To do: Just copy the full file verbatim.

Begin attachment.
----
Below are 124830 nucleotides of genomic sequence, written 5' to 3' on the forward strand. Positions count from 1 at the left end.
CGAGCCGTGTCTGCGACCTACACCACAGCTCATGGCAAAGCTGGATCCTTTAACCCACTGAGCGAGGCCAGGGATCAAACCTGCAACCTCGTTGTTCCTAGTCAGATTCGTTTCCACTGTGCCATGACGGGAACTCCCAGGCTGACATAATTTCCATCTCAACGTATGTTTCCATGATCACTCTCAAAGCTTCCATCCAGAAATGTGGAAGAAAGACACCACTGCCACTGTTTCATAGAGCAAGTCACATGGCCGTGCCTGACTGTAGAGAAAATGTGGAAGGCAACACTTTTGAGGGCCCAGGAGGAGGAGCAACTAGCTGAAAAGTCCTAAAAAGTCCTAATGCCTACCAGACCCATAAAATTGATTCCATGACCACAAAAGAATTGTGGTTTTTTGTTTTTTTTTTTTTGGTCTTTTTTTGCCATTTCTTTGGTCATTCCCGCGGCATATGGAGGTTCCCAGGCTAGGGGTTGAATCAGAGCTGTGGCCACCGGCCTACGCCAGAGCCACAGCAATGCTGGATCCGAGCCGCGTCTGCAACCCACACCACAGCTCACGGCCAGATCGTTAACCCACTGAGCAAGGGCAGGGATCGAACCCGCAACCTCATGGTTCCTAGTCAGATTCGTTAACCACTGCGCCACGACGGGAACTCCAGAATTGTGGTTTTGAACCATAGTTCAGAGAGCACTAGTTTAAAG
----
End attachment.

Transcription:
Below are 124830 nucleotides of genomic sequence, written 5' to 3' on the forward strand. Positions count from 1 at the left end.
CGAGCCGTGTCTGCGACCTACACCACAGCTCATGGCAAAGCTGGATCCTTTAACCCACTGAGCGAGGCCAGGGATCAAACCTGCAACCTCGTTGTTCCTAGTCAGATTCGTTTCCACTGTGCCATGACGGGAACTCCCAGGCTGACATAATTTCCATCTCAACGTATGTTTCCATGATCACTCTCAAAGCTTCCATCCAGAAATGTGGAAGAAAGACACCACTGCCACTGTTTCATAGAGCAAGTCACATGGCCGTGCCTGACTGTAGAGAAAATGTGGAAGGCAACACTTTTGAGGGCCCAGGAGGAGGAGCAACTAGCTGAAAAGTCCTAAAAAGTCCTAATGCCTACCAGACCCATAAAATTGATTCCATGACCACAAAAGAATTGTGGTTTTTTGTTTTTTTTTTTTTGGTCTTTTTTTGCCATTTCTTTGGTCATTCCCGCGGCATATGGAGGTTCCCAGGCTAGGGGTTGAATCAGAGCTGTGGCCACCGGCCTACGCCAGAGCCACAGCAATGCTGGATCCGAGCCGCGTCTGCAACCCACACCACAGCTCACGGCCAGATCGTTAACCCACTGAGCAAGGGCAGGGATCGAACCCGCAACCTCATGGTTCCTAGTCAGATTCGTTAACCACTGCGCCACGACGGGAACTCCAGAATTGTGGTTTTGAACCATAGTTCAGAGAGCACTAGTTTAAAG